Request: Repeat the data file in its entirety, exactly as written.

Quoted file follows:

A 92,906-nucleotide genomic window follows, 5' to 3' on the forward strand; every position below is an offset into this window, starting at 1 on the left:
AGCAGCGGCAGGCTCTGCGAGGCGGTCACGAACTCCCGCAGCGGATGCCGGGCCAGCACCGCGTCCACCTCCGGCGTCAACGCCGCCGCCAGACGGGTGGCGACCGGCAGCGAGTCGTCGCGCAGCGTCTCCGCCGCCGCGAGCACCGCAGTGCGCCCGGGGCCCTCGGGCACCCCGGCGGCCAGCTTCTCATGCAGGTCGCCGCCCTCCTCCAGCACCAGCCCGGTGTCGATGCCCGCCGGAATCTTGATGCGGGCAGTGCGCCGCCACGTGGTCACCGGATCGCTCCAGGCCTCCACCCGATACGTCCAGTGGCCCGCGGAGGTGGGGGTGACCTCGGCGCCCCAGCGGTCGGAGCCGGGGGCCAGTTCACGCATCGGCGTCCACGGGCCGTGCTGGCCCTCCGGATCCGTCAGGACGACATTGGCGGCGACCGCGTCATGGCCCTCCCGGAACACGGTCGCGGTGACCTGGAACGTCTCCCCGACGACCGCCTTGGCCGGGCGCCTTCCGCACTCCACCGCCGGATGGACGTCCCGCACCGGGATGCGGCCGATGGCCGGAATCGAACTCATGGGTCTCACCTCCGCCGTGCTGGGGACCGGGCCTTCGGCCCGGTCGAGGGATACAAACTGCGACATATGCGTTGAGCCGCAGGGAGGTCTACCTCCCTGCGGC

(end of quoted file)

A 92,906-nucleotide genomic window follows, 5' to 3' on the forward strand; every position below is an offset into this window, starting at 1 on the left:
AGCAGCGGCAGGCTCTGCGAGGCGGTCACGAACTCCCGCAGCGGATGCCGGGCCAGCACCGCGTCCACCTCCGGCGTCAACGCCGCCGCCAGACGGGTGGCGACCGGCAGCGAGTCGTCGCGCAGCGTCTCCGCCGCCGCGAGCACCGCAGTGCGCCCGGGGCCCTCGGGCACCCCGGCGGCCAGCTTCTCATGCAGGTCGCCGCCCTCCTCCAGCACCAGCCCGGTGTCGATGCCCGCCGGAATCTTGATGCGGGCAGTGCGCCGCCACGTGGTCACCGGATCGCTCCAGGCCTCCACCCGATACGTCCAGTGGCCCGCGGAGGTGGGGGTGACCTCGGCGCCCCAGCGGTCGGAGCCGGGGGCCAGTTCACGCATCGGCGTCCACGGGCCGTGCTGGCCCTCCGGATCCGTCAGGACGACATTGGCGGCGACCGCGTCATGGCCCTCCCGGAACACGGTCGCGGTGACCTGGAACGTCTCCCCGACGACCGCCTTGGCCGGGCGCCTTCCGCACTCCACCGCCGGATGGACGTCCCGCACCGGGATGCGGCCGATGGCCGGAATCGAACTCATGGGTCTCACCTCCGCCGTGCTGGGGACCGGGCCTTCGGCCCGGTCGAGGGATACAAACTGCGACATATGCGTTGAGCCGCAGGGAGGTCTACCTCCCTGCGGC